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AS and A Level: The Psychology of Individual Differences
195 AS and A Level The Psychology of Individual Differences essays
- Marked by Teachers essays 7
- Peer Reviewed essays 15
A good attempt at making sense of different theoretical approaches to explaining smoking. Some points for development - mainly awareness of synoptic issues and deepening the reflection.…
- Essay length: 1139 words
- Submitted: 05/06/2009
- Marked by teacher: Stepahie Porras 26/03/2013
This essay is rather more like an early draft of an answer than the final essay as much of the material is describing detail of Freud's theory without much reference…
- Essay length: 911 words
- Submitted: 23/03/2009
- Marked by teacher: Stephanie Porras 26/03/2013
Compare 2 models of abnormal behaviour in terms of their views on the causes of abnormal behaviour. Evaluate whether any single model is adequate to explain and treat all instances of abnormality.3 star(s)
Overall, this is a reasonable essay with good selection of material and a broadly successful comparative structure, but it fails to develop the comparisons, evaluations, commentary and conclusion effectively. So…
- Essay length: 707 words
- Submitted: 29/03/2004
- Marked by teacher: Jo Wilcox 10/04/2012
The writer has made some good points about the condition of schizophrenia. However to improve the essay it would be advisable for the writer to make a plan.…
- Essay length: 682 words
- Submitted: 31/03/2009
- Marked by teacher: Linda Penn 01/04/2013
The essay is rather disjointed with a lack of structure. Although the writer has covered the different types of therapies there is no clear connection between what is written…
- Essay length: 1072 words
- Submitted: 16/03/2007
- Marked by teacher: Linda Penn 29/03/2013
OCR G544 - Using examples, discuss the strengths and weaknesses of the use of self-reports in psychology. (12 marks)5 star(s)
This is a tightly succinct answer worthy of it's top marks. The candidate does not write an introduction or a conclusion though, as I understand from the exam board (OCR)…
- Essay length: 440 words
- Submitted: 14/09/2012
- Reviewed by: sydneyhopcroft 15/09/2012
An absolutely outstanding essay. This will easily obtain full marks due to the profound levels of detail shown by the candidate. After explaining what both drug treatments (conventional and atypical)…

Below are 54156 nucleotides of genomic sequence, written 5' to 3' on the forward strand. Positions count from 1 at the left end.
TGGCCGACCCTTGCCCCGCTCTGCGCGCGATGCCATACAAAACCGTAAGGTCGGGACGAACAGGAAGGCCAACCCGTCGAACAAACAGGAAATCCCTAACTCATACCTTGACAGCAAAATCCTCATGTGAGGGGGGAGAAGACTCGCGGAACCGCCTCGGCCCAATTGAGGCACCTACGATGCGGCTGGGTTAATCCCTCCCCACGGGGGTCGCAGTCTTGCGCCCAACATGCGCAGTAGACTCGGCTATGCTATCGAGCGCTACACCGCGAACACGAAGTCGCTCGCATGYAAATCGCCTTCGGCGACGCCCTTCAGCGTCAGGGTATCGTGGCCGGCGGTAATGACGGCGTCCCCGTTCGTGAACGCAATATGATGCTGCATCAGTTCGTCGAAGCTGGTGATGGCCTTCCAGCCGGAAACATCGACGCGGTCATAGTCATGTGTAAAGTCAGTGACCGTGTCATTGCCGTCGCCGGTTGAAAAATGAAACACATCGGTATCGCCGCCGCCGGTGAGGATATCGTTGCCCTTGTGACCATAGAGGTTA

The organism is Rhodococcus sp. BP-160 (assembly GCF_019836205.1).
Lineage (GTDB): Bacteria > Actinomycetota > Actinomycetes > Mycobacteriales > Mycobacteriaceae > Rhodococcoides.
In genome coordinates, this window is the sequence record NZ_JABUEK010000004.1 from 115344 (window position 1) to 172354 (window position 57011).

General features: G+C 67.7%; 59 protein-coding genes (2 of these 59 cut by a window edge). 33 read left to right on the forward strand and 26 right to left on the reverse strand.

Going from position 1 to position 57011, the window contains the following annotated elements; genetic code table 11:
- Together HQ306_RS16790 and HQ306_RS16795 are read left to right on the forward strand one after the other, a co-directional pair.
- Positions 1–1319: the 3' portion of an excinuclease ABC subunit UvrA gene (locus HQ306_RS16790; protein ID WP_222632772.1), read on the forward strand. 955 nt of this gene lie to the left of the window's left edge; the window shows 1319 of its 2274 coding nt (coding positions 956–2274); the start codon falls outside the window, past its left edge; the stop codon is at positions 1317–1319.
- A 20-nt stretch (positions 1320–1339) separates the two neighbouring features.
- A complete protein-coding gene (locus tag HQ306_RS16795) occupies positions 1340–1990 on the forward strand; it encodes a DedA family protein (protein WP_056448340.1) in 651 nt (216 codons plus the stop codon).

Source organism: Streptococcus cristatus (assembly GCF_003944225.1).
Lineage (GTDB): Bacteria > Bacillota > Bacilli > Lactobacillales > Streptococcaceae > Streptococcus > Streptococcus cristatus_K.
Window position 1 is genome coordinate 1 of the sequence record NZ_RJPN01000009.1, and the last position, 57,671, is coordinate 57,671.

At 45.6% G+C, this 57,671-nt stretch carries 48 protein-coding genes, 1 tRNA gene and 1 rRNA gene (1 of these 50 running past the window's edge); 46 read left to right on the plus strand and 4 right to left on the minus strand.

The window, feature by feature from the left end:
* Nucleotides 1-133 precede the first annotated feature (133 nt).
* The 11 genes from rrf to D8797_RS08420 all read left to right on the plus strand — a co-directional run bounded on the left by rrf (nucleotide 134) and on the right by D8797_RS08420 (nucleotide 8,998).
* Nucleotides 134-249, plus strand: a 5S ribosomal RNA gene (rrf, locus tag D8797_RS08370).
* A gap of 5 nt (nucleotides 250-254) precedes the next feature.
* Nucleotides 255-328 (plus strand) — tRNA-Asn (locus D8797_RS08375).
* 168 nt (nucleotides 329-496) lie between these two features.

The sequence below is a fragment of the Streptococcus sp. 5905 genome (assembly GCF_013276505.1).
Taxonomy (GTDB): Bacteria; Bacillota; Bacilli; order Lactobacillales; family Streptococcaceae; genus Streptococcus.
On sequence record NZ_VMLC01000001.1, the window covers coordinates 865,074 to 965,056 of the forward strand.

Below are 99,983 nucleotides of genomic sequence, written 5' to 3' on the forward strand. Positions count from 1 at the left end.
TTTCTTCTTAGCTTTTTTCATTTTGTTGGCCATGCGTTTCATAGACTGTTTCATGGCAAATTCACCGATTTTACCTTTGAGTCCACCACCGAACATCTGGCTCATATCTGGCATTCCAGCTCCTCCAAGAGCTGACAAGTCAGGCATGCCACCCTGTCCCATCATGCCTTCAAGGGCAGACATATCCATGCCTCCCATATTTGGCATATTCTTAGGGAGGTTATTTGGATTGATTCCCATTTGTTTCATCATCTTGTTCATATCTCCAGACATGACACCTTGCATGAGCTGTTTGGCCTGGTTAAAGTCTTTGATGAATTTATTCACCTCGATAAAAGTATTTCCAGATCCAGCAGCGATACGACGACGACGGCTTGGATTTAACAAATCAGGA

This candidate demonstrates an excellent knowledge of the biological approach and, unlike so many other essays, does not fall foul to forgetting to tie the theory to the question. This…
This is a very good essay, and primarily so because it breaks free of the typical prescriptive evaluation format most psychology essay questions restrict the candidate's to. Prescriptive psychology essays…
Five big ideas for essays on individual differences
- 1 Put the research in your essay in historical context. Each approach developed as a reaction against what had gone before and in response to contemporary events. Referring to publication dates will help you to understand why such a theory developed when it did.
- 2 Understand the dominant paradigms. The cognitive approach is dominant in modern mainstream psychology and the cognitive-behavioural approach is dominant in therapy. The biological approach is dominant in medicine and psychiatry. Other approaches are practiced but receive less funding. Anti-psychiatry exists on the fringes but has influenced service user focused models in mental health practice. Modern psychologists tend to take an eclectic approach in working with individuals.
- 3 Consider claims to/against science. Assess the extent to which explanations are supported by scientific research or not. Evaluate the techniques used by psychologists to operationalize mental processes in their research. For example, behavioural responses and psychobiological measures don’t tell us about the nature of thoughts and we can never rely fully on self-report measures.
- 4 Consider free will/determinism. The more scientific the approach, the more determinist it tends to be, because science is the search for causes. Seeking ultimate causes of behaviour or chains of causal links is incompatible with the idea that humans have free will and complete moral responsibility.